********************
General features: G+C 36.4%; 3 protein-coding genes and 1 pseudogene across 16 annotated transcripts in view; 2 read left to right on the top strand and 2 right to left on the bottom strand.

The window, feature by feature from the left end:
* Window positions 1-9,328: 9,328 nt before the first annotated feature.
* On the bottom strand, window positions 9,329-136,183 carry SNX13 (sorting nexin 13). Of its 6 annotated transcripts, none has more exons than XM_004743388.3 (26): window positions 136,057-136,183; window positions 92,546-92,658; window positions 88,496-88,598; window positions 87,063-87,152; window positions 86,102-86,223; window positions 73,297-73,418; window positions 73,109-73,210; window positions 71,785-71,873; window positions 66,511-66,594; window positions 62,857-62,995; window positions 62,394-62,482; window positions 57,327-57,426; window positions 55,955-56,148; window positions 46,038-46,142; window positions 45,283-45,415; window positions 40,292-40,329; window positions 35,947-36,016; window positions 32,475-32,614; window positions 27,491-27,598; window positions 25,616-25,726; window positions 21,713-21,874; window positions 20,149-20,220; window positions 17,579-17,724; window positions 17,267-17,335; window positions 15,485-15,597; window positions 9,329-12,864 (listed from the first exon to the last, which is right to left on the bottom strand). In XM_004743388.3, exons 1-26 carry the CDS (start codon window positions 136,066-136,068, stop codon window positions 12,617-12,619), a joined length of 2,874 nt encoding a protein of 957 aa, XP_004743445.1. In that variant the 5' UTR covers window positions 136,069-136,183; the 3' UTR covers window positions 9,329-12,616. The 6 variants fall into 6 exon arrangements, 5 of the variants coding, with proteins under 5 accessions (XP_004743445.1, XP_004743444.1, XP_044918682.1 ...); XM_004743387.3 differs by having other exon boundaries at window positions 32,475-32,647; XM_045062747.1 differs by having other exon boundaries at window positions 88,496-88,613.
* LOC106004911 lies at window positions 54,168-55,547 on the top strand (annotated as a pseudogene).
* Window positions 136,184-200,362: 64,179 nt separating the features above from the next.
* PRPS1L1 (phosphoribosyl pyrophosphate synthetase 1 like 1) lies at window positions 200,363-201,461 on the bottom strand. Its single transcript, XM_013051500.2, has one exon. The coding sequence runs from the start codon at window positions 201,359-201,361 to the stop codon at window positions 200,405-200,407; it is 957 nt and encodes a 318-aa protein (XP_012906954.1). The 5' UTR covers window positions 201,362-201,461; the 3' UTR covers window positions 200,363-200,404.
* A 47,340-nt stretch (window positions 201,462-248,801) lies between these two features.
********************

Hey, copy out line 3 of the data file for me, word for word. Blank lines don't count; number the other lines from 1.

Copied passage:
* Window positions 1-9,328: 9,328 nt before the first annotated feature.